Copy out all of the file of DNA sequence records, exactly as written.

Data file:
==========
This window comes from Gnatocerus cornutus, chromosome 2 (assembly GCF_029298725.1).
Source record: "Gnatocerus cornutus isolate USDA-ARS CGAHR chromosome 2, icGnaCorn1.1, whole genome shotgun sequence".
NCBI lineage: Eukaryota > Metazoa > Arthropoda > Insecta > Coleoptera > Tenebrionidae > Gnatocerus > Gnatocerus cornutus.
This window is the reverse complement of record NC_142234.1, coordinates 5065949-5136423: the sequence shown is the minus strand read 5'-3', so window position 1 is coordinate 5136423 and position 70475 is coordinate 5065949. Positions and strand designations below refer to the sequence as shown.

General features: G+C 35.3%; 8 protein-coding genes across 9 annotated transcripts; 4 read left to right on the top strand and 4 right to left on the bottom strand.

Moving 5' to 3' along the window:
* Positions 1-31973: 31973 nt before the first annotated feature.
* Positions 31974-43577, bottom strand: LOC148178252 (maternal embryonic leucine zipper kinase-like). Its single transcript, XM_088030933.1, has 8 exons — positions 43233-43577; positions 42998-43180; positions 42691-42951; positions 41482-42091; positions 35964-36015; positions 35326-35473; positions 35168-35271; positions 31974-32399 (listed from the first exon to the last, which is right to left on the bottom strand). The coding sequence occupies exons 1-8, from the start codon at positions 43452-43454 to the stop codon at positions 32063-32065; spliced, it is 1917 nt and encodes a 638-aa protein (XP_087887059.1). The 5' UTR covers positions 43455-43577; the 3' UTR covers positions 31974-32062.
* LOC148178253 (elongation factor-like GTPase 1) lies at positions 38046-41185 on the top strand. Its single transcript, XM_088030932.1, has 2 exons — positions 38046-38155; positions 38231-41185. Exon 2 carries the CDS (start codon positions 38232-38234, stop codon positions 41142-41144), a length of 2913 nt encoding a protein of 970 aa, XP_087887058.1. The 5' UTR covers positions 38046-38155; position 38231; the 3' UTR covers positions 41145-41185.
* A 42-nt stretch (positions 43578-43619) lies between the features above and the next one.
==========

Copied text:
This window comes from Gnatocerus cornutus, chromosome 2 (assembly GCF_029298725.1).
Source record: "Gnatocerus cornutus isolate USDA-ARS CGAHR chromosome 2, icGnaCorn1.1, whole genome shotgun sequence".
NCBI lineage: Eukaryota > Metazoa > Arthropoda > Insecta > Coleoptera > Tenebrionidae > Gnatocerus > Gnatocerus cornutus.
This window is the reverse complement of record NC_142234.1, coordinates 5065949-5136423: the sequence shown is the minus strand read 5'-3', so window position 1 is coordinate 5136423 and position 70475 is coordinate 5065949. Positions and strand designations below refer to the sequence as shown.

General features: G+C 35.3%; 8 protein-coding genes across 9 annotated transcripts; 4 read left to right on the top strand and 4 right to left on the bottom strand.

Moving 5' to 3' along the window:
* Positions 1-31973: 31973 nt before the first annotated feature.
* Positions 31974-43577, bottom strand: LOC148178252 (maternal embryonic leucine zipper kinase-like). Its single transcript, XM_088030933.1, has 8 exons — positions 43233-43577; positions 42998-43180; positions 42691-42951; positions 41482-42091; positions 35964-36015; positions 35326-35473; positions 35168-35271; positions 31974-32399 (listed from the first exon to the last, which is right to left on the bottom strand). The coding sequence occupies exons 1-8, from the start codon at positions 43452-43454 to the stop codon at positions 32063-32065; spliced, it is 1917 nt and encodes a 638-aa protein (XP_087887059.1). The 5' UTR covers positions 43455-43577; the 3' UTR covers positions 31974-32062.
* LOC148178253 (elongation factor-like GTPase 1) lies at positions 38046-41185 on the top strand. Its single transcript, XM_088030932.1, has 2 exons — positions 38046-38155; positions 38231-41185. Exon 2 carries the CDS (start codon positions 38232-38234, stop codon positions 41142-41144), a length of 2913 nt encoding a protein of 970 aa, XP_087887058.1. The 5' UTR covers positions 38046-38155; position 38231; the 3' UTR covers positions 41145-41185.
* A 42-nt stretch (positions 43578-43619) lies between the features above and the next one.